Our Family's Journey to Peaceful Parenting and Unschooling.
Monday, August 19, 2013
How Does Our Parenting Affect Our Children?
goal in raising our children the way we do- without coercion, without
punishments, without schooling- is ultimately for them to be able to
lead happy, healthy lives. I hope, among other things, they are able to
work well with other people and have healthy, meaningful relationships.
This is why we put a lot of emphasis on communication skills, being free
and able to express thoughts and feelings, property rights, and negotiations. I know we're not nearly perfect at it, but we try.
We're the only family in the neighborhood who parents this way. I
couldn't tell you what exactly the other parents think of Josh (8y)
while he's playing at their houses, but I can give you some examples of
what I observe when their kids come over here.
Neighbor Kid is made to share all his toys when people come over, and
house rules to not apply to, or at least are much more flexible for,
guests. He comes to our house and demands to play with anything he
wants. He becomes very upset when he doesn't get what he wants, and
threatens to break other toys unless given what he demands. He slams
doors, jumps on our furniture, throws things, etc.
Neighbor Kid is spanked or yelled at as discipline, and "talking back"
isn't allowed. When faced with any minute amount of conflict, Kid shuts
down and shuffles over to me expecting me to resolve the situation. I
ask questions but can't hardly understand his answers because he speaks
so softly and mumbles. Even in the absence of conflict, he shrinks away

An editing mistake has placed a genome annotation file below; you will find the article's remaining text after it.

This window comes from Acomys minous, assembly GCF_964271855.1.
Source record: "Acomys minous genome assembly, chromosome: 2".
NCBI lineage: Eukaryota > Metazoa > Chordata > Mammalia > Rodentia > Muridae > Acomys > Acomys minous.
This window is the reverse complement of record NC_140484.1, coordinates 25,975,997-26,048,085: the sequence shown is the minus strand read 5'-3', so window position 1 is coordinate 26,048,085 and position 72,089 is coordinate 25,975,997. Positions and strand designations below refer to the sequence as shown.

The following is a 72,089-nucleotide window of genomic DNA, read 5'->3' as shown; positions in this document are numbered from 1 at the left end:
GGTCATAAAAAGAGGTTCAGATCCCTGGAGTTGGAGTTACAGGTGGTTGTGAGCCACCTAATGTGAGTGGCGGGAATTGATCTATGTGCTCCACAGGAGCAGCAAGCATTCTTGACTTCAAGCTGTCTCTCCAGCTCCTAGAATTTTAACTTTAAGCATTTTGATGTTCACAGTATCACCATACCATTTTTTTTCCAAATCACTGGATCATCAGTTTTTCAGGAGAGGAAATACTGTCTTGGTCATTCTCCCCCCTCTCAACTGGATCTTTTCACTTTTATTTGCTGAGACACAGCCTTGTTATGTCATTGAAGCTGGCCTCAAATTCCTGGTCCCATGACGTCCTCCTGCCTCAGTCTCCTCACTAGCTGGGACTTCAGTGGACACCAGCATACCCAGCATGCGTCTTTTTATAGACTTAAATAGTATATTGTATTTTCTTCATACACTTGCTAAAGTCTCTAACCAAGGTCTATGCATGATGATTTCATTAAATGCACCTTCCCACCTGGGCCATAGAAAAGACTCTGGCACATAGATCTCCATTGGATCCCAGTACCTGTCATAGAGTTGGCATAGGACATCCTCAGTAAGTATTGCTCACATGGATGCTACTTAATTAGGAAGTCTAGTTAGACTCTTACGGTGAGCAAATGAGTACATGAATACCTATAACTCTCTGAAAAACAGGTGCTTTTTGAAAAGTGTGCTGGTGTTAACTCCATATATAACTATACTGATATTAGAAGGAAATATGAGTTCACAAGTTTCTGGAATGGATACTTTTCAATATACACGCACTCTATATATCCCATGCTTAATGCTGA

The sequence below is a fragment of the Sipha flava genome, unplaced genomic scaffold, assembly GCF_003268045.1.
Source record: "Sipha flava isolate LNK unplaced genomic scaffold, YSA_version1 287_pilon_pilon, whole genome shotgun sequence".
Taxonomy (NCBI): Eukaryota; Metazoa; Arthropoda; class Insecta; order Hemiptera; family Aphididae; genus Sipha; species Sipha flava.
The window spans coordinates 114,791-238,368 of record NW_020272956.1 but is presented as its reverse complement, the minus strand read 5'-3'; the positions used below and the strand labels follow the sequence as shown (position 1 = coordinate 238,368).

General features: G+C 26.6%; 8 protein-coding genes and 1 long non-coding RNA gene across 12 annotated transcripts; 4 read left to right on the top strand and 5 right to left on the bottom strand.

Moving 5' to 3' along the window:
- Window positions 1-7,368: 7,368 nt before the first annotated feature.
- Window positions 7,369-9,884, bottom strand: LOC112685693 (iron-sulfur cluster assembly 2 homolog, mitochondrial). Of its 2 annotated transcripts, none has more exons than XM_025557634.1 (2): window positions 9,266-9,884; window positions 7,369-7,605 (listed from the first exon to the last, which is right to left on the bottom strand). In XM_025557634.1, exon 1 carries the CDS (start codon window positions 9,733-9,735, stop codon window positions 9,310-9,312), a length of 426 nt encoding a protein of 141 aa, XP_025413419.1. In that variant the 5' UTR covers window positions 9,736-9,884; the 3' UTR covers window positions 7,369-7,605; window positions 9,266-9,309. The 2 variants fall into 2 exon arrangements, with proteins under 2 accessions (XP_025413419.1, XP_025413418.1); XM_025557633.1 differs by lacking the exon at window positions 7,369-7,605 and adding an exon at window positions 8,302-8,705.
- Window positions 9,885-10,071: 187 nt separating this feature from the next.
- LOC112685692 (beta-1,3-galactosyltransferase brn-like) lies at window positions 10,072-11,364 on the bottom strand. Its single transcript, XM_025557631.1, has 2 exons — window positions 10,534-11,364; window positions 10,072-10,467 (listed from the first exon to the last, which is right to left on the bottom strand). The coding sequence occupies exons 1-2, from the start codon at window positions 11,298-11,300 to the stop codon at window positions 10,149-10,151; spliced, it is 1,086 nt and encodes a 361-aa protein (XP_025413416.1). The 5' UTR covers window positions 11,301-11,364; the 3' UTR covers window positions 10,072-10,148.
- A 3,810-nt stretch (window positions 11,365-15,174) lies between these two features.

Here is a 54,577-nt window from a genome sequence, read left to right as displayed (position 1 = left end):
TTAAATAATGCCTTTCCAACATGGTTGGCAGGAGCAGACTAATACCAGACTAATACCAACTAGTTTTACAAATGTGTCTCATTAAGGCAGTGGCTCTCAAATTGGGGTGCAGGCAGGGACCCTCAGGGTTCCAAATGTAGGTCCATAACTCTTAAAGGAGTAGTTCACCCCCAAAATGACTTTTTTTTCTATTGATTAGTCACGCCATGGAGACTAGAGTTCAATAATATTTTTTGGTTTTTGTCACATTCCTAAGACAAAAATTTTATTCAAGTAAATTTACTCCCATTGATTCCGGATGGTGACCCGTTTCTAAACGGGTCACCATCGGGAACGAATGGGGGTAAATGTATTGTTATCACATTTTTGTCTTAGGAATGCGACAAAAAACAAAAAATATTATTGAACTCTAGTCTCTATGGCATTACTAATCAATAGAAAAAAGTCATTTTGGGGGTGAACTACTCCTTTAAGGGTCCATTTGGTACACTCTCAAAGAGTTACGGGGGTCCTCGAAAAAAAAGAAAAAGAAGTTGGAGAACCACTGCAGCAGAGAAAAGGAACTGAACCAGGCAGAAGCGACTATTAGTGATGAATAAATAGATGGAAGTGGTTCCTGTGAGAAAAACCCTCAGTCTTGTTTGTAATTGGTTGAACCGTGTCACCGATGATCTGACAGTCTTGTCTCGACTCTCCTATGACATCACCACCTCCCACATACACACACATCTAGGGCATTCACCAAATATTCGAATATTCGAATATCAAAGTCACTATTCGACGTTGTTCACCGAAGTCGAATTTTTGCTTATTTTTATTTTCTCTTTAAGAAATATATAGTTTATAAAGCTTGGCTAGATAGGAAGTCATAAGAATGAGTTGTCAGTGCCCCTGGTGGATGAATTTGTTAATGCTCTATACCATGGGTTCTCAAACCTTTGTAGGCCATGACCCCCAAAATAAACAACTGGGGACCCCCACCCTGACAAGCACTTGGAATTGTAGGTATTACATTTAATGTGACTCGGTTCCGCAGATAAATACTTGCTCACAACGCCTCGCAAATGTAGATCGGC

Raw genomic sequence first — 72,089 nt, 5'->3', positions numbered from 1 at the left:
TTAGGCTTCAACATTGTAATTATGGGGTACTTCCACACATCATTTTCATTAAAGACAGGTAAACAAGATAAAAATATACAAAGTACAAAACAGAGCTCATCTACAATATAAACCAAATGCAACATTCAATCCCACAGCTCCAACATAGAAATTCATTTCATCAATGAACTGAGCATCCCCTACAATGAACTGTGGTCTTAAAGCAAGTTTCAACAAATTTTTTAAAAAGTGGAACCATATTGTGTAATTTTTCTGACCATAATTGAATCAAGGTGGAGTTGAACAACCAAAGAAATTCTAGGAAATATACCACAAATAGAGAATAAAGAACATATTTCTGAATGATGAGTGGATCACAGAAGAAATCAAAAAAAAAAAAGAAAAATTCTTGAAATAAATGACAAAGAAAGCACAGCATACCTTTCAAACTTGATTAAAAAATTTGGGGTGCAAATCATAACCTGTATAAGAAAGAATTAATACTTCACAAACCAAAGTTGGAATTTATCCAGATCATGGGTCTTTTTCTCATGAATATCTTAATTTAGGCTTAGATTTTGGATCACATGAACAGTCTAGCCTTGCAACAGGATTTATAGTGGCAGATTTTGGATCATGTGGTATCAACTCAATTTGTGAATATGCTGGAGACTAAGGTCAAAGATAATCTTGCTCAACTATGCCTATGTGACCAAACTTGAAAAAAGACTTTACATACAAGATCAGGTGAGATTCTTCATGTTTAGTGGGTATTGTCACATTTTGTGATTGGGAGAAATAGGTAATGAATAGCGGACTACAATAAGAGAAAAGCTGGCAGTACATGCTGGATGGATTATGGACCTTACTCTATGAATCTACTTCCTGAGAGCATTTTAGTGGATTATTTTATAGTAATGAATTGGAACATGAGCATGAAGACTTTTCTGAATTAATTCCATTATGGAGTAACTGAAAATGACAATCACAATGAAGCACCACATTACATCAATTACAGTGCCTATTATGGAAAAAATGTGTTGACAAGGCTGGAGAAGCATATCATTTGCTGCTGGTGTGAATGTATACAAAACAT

if Papa or I try to talk to him.
Situation III- Set of
three Neighbor Kid brothers are kept on a tight leash. Just about every
single thing they do has to be approved by Mom or Dad. They come to play
and ask me to text their mom to ask- if they can drink our water, if
they can eat pickles, if they can ride our scooters, if they can watch
certain movies, if their youngest brother can use our restroom...
Two Neighbor Kid brothers live in a house where yelling comes first
and questions are asked later, if at all. There is a mix up of which
water bottle belongs to whom, and World War III breaks out in my garage.
Now, I'm not saying the method of parenting is the direct
cause of how these situations played out, but I think it is a
contributing factor. Nor am I saying Josh never acts like this when he's
at other people's houses. I'm simply asking that we all question how
our parenting methods and the problem solving skills we model to our
children affect how they interact with other people when we're not
around, and are these affects to the benefit of our children?